Rucker sisters dish about starring in WEtv’s ‘Love Thy Sister’


Fans of the WEtv docu-soap reality show “Love Thy Sister” know that drama follows the Rucker sisters like students surround the hardwood at Cameron Indoor Stadium, with fervor and completely.

The six-episode reality series debuted in January and offered viewers an inside view into their high-profile, high-energy and very high-volume – lots of arguing and squealing – daily lives. Originally from Lancaster, S.C., Ruby, Ellen and Ione Rucker now live in Union County.

Ruby (Cooper), a Charlotte attorney, is nicknamed the “Hothead.” She lives up to her moniker, frequently jabbing and bickering with Ellen (Carter) about her choice in men.

Ellen, known as a perfectionist, is a chiropractor and former UNC-Chapel Hill cheerleader. She married her college sweetheart, NBA star Vince Carter (they divorced in 2007). Her current beau, S.C. Rep. Bakari Sellers, gets a lot of airtime on the show, famously removing a giant hairball from youngest sister Ione’s shower drain in episode 5 and popping the question to Ellen in episode 6.

Ione (Jamison) is the baby of the family and was married to NBA star Antawn Jamison for eight years. She spends much of her focus on the family’s nonprofit organization, The Rucker Education Scholarship Fund, and business ventures with her sisters, specifically their natural hair-care line, Rucker Roots.

“The show came about from initial inquiries about Ione and me appearing in (TVOne’s reality show) ‘I Married a Baller,’” said Ellen. “We turned that down but met the team from Bunim/Murray Productions who produce ‘Keeping Up With the Kardashians.’ They convinced us that our opinions and the way we interact with each other would capture an audience and provide a full picture of who we are and the most exciting moments of our lives.”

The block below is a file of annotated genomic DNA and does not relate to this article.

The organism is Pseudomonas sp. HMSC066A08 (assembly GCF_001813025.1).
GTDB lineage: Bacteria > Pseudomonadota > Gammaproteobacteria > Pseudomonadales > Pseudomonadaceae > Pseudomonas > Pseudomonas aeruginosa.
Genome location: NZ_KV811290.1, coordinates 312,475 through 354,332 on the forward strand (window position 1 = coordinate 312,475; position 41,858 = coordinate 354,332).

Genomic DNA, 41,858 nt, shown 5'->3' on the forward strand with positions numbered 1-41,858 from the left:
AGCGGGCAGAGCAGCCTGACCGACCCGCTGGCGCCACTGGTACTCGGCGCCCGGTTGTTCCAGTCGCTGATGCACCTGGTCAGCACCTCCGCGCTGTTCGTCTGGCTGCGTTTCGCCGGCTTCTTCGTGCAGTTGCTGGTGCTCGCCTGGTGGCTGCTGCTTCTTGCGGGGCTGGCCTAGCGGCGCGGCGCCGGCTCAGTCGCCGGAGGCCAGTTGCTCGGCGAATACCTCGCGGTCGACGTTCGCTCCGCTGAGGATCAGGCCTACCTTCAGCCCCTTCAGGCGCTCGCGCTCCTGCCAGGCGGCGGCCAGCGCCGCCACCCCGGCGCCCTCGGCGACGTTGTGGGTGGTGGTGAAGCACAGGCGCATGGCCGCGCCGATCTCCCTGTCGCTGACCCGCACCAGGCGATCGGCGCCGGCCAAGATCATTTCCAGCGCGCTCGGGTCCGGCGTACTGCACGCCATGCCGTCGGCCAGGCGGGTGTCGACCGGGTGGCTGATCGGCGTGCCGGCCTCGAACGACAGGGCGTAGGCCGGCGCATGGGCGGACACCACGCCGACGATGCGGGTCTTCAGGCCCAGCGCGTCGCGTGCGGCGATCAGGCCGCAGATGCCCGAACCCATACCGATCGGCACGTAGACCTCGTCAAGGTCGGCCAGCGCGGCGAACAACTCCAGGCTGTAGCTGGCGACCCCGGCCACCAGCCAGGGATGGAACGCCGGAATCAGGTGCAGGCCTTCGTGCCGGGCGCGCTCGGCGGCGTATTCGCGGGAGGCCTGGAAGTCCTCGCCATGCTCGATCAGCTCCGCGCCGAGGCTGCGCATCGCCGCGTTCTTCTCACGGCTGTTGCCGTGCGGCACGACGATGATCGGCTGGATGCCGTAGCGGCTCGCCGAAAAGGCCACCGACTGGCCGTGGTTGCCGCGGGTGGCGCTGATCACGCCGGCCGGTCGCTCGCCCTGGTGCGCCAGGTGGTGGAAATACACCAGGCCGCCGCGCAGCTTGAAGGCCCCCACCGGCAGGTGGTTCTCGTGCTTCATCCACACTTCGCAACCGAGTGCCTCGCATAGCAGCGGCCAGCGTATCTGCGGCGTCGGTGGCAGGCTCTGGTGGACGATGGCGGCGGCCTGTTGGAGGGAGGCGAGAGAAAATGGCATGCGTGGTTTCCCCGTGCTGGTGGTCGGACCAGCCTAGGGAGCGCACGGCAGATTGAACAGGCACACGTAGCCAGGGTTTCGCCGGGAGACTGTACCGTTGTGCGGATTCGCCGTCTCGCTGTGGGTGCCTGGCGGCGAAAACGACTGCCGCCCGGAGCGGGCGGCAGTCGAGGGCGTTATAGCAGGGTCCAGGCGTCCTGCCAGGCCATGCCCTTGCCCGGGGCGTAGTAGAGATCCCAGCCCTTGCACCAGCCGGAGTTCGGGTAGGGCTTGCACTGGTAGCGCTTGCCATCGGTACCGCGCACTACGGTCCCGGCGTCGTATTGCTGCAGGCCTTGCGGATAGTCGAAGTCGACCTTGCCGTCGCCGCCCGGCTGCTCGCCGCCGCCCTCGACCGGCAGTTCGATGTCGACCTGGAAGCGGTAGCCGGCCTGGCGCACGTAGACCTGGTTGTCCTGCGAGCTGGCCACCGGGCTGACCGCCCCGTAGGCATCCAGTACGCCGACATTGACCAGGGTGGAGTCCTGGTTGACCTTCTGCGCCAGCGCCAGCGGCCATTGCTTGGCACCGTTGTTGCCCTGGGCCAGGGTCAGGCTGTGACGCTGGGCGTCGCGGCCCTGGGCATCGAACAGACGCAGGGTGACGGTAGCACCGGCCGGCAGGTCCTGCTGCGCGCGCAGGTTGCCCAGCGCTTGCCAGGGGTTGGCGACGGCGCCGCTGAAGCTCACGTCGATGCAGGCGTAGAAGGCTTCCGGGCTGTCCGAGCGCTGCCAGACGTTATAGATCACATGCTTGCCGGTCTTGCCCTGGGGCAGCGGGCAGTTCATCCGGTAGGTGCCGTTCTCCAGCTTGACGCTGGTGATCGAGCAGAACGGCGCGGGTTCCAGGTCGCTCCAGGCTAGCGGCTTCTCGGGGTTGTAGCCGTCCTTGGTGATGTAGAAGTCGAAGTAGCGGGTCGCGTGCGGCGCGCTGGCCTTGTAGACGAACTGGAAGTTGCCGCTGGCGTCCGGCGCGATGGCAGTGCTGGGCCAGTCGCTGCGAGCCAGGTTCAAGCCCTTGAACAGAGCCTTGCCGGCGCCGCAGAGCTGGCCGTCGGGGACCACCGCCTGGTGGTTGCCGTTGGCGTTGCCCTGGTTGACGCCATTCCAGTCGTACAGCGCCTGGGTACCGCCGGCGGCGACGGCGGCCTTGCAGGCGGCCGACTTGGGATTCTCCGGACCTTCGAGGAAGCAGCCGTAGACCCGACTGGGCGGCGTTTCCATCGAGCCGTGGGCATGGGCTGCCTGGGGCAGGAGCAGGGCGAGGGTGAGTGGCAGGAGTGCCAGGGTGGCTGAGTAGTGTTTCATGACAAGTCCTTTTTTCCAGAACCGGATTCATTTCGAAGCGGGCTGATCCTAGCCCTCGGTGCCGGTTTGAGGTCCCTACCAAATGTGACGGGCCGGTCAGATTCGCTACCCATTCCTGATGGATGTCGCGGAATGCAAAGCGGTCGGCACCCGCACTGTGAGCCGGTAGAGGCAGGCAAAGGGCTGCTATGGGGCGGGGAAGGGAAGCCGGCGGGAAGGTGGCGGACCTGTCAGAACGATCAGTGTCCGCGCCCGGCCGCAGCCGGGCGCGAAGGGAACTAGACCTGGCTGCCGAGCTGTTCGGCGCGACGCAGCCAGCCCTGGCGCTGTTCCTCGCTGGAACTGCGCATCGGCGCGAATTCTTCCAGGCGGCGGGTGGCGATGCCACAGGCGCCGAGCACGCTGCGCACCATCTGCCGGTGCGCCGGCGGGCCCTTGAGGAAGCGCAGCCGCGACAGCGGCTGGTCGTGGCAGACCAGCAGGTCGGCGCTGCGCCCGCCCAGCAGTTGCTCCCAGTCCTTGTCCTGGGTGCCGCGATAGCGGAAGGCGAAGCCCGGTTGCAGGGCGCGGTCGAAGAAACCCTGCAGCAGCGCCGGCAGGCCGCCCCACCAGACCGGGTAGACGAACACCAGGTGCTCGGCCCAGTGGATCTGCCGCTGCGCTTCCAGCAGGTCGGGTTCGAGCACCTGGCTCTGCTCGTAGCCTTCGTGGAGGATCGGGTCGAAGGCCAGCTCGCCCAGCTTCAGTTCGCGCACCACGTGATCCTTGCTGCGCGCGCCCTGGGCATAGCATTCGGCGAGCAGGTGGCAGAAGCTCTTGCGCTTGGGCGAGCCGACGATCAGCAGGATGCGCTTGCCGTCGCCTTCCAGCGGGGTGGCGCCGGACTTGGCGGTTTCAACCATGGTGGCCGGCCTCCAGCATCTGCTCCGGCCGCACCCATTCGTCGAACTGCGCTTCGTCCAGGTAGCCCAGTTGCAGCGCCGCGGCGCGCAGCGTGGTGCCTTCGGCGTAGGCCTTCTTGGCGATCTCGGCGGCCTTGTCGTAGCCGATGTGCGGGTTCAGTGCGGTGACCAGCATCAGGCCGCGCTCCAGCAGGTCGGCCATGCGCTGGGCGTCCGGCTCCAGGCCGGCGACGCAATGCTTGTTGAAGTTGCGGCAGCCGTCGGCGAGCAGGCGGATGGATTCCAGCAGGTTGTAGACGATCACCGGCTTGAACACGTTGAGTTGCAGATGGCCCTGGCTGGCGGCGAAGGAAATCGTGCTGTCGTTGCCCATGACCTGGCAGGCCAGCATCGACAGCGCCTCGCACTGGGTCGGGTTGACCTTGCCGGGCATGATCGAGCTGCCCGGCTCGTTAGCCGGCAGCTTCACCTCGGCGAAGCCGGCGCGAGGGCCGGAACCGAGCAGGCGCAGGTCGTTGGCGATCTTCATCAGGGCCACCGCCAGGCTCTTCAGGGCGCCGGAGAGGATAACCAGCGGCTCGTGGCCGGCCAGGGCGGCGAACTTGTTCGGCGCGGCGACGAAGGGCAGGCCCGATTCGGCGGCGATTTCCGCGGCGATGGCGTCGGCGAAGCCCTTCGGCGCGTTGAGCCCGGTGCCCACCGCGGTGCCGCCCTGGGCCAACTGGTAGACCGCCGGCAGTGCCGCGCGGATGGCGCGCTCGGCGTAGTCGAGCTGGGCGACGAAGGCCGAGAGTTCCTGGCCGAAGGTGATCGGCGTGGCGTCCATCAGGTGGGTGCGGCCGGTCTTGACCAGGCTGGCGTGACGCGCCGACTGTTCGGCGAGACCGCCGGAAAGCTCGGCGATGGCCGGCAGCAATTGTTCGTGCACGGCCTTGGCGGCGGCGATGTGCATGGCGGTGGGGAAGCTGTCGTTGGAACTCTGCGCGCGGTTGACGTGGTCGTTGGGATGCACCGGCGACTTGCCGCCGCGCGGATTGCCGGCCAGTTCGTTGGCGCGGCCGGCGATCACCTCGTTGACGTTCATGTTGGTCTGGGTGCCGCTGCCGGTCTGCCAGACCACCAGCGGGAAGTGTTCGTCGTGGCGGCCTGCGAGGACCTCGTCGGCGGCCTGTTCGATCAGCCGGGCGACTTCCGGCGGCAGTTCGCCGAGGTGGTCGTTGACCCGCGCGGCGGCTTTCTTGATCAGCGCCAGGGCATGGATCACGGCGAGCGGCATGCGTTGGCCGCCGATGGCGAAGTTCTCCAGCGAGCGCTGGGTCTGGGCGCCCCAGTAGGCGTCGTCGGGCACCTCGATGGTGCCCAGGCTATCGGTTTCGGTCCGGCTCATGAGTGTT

Viewers have come to see that the women don’t hold back when sharing unsolicited advice with each other about choices in men, hair, motherhood and just about everything else. Still, their sisterly love prevails.

They indicated they have some editorial input, reviewing shows before airing and expressing concerns over scenes too personal or revealing. The sisters have no regrets, however, noting they wouldn’t change their approach or the intimacy created by reality TV.

“We are absolutely praying that season two gets picked up,” said Ruby. “We knew what we were signing up for with reality TV and knew that this production team would keep the focus centered on the family aspect of our relationships. We’re all excited to do it again.”

One thing that was surprising for the sisters was just how much effort goes into producing a one-hour episode.

“We filmed for almost eight weeks in 2013 and then follow-up in 2014,” said Ruby, who noted 20-person production crews would begin early in the morning and film until late in the evening. “I have a huge amount of respect for the artistic and creative minds involved in production. One of the aspects I’m most pleased about was how beautifully filmed Charlotte and North Carolina was done. We’re really proud to have the area featured for a national audience.”

And while their parents are supportive, their father isn’t a big fan of the show.

“That is perhaps the most difficult aspect,” said Ruby, “Our father doesn’t care much for the show. He’s a conservative, Southern gentleman and a great supporter of us. The show is simply not for him.”

About the Ruckers

▪ Under their Rucker Roots line, the sisters market a variety of locally made hair-care products using natural extracts including shampoo, conditioner and growth serum at

▪ The Rucker Sisters are attending a CIAA Tournament brunch open to the public, the Passport to 2015, Vision Building and Networking Soiree. 1-4 p.m. March 1, Vivace, 1100 Metropolitan Ave.; $25-$75.